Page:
"[Growthism] seems to be a toxic admixture of capitalism for the poor, who are ruthlessly whittled down, in brutal Darwinian contests; and socialism for the rich, for whom there appears to be no limit to bailouts, subsidies, and privileges. It’s a lethal cocktail of cronyism for the powerful; and endless struggle for the powerless.
...It’s not just a system or a set of institutions. It’s a mindset; an ideology; a set of cherished beliefs. And one that’s hardened into dogma. A dogma which is palpably failing; but can’t be dislodged... a cult, whose priests and acolytes threaten mysterious, terrible, divine revenge whenever their authority is questioned.
Growthism says: growth must be achieved at all costs...
Growthism is willing to sacrifice everything for more growth. Even the very rights which enlightened societies once held to be inalienable. Are you concerned about the rise in extrajudicial mass spying, drone strikes, private security guards, military contractors, or even just the analytics that provide detailed information on what you say, do, and search to both the government and private companies? Too bad! Those are our growth industries, and woe to whatever or whoever stands in their way. Who cares about freedom of speech and assembly or the right to privacy when what we really need is good, growth-creating jobs? Jobs like becoming butlers and maids (or coaches, consultants, and “service-providers”) to the super-rich, who can purchase the “right” not to be frisked, stopped, or surveiled. Heaven forbid people protest. Why, that might hurt growth!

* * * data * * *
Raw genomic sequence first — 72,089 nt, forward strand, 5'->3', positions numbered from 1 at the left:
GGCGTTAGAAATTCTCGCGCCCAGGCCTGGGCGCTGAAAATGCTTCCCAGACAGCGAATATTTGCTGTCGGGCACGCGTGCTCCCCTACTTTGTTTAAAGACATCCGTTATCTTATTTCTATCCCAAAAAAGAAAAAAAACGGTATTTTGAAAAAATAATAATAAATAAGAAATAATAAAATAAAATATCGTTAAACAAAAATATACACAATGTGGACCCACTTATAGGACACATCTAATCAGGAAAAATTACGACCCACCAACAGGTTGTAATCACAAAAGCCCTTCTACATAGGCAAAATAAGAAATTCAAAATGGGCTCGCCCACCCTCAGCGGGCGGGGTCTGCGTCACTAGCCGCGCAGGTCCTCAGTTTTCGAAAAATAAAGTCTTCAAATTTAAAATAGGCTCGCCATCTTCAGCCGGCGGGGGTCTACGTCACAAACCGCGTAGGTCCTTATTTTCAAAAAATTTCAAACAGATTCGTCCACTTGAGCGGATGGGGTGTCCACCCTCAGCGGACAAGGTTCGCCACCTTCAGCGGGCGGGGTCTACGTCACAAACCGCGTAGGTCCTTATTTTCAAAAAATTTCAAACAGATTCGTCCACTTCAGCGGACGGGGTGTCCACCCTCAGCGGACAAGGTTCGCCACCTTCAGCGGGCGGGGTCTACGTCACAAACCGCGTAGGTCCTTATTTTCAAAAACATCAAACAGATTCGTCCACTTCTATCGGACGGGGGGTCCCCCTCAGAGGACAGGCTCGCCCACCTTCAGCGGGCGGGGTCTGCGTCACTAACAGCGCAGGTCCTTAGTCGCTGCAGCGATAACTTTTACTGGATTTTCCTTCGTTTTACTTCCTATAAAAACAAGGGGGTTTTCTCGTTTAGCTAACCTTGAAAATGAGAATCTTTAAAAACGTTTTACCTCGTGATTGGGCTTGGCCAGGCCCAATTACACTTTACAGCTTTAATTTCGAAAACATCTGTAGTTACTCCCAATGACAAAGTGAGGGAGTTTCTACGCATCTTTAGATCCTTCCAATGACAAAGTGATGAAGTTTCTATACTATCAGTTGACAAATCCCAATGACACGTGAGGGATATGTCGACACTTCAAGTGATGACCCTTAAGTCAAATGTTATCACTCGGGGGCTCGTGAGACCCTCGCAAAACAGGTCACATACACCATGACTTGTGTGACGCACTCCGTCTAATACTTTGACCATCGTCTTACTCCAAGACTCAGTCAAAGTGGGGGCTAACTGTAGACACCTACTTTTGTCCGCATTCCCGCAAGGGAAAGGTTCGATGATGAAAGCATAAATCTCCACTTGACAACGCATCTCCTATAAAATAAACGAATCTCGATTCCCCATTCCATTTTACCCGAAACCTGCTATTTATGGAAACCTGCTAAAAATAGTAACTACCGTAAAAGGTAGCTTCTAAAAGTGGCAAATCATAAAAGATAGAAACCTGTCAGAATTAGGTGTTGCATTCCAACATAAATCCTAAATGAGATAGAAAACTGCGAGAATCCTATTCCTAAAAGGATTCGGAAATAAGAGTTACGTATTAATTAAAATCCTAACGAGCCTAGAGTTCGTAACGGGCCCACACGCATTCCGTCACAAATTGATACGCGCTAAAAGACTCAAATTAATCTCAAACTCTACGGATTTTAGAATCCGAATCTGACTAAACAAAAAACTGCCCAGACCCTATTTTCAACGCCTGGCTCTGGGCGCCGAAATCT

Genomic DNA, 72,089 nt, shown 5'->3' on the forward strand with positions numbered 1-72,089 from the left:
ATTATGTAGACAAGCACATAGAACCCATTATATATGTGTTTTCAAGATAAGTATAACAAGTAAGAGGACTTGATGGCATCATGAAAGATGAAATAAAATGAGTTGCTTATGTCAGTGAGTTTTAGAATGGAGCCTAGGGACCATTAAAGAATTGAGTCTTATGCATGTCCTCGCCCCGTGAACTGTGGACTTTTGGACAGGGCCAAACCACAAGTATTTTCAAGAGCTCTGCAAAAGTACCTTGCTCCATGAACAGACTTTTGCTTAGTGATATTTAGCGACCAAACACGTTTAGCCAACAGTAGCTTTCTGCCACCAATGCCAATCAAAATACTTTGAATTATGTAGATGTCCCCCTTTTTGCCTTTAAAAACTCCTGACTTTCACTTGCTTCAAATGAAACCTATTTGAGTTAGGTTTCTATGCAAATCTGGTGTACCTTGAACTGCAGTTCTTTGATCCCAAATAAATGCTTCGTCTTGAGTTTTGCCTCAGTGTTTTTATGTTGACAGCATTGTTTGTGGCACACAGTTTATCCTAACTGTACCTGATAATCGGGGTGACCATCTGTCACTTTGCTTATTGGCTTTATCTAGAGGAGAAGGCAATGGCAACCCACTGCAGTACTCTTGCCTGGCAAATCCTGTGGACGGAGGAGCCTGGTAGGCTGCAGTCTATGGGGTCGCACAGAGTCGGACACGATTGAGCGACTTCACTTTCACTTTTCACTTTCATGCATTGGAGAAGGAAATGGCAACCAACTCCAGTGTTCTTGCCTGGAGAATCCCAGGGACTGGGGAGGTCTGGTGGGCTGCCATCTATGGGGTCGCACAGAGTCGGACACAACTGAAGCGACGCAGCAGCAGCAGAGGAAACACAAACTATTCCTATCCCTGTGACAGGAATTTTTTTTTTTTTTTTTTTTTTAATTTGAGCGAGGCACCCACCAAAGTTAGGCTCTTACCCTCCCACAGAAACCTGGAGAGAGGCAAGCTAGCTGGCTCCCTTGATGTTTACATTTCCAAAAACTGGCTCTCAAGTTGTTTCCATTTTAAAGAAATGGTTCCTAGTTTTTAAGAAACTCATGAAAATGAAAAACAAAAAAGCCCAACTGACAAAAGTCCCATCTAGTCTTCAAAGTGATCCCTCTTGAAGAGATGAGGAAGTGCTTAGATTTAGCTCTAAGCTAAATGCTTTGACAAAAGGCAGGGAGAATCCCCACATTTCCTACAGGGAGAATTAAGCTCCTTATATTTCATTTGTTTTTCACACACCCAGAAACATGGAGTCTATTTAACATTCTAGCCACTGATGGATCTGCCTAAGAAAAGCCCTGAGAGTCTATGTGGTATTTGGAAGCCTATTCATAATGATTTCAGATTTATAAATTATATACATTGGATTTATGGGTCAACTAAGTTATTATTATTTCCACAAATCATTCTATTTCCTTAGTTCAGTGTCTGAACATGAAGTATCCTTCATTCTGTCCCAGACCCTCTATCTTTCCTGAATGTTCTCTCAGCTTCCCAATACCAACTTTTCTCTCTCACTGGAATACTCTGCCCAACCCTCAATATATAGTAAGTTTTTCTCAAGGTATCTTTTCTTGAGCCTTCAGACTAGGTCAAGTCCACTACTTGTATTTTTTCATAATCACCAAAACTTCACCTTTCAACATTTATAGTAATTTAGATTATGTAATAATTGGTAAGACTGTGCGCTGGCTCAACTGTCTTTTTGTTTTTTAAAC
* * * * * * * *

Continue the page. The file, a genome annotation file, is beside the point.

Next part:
Growthism, then, is antithetical to democracy. Basic political and human rights, from the perspective of a growthist, are niggling sources of inefficiency that must be erased, rubbed out, sanded down. They are sources of social friction and tension that make people less productive workers and that encourage them to do things like wonder, question, agitate, challenge, defy, rebel, and think. Dammit! We don’t want a citizenry! We want a workforce.
...That is the great mistake growthism makes. But growth is not an end. It is a means. A means to, at best, expanding eudaimonia; the capacity to live meaningfully well. And a means, at least, to expanding human freedom.
And because it is a means, not an end, growth is necessary—but not sufficient.
...And nowhere is that more evident that in the USA; where the economy is “growing” but the majority of people under 40 are worse off than their forebears.
...Growthism is a kind of cult. Like all cults, it asks us to deny reality; to sacrifice ourselves; to sever our ties with all that we love; and to indulge in magical thinking. Its high priests soothe us with incantations that have been flat wrong for decades. Its acolytes recite the prayers that have failed to bring rain for years. And still, they tell us: keep the faith. One day, salvation will be yours.
Growthism’s great crime—and yes, it is a crime; for it is costing you and I, right here, right now, lives we should be living, instead of the days we find ourselves limited to—is that it prevents societies from developing a sophisticated conception of what prosperity is. And hence, how to attain it. It is failing because it is stifling us from reaching past the tired, rusting idea that prosperity is merely stuff and trinkets, ...and that it might, instead, be health, friendship, purpose, wisdom, resilience, happiness, a searing sense that all one’s days have mattered.
...Capitalism’s devolved into growthism. And growthism’s to this age what alchemy was to another.
...the truest wealth of life is having lived a life that matters.
...Maybe it’s time for each of us to take a deep breath, tell growthism to shove it, and chart our own new course."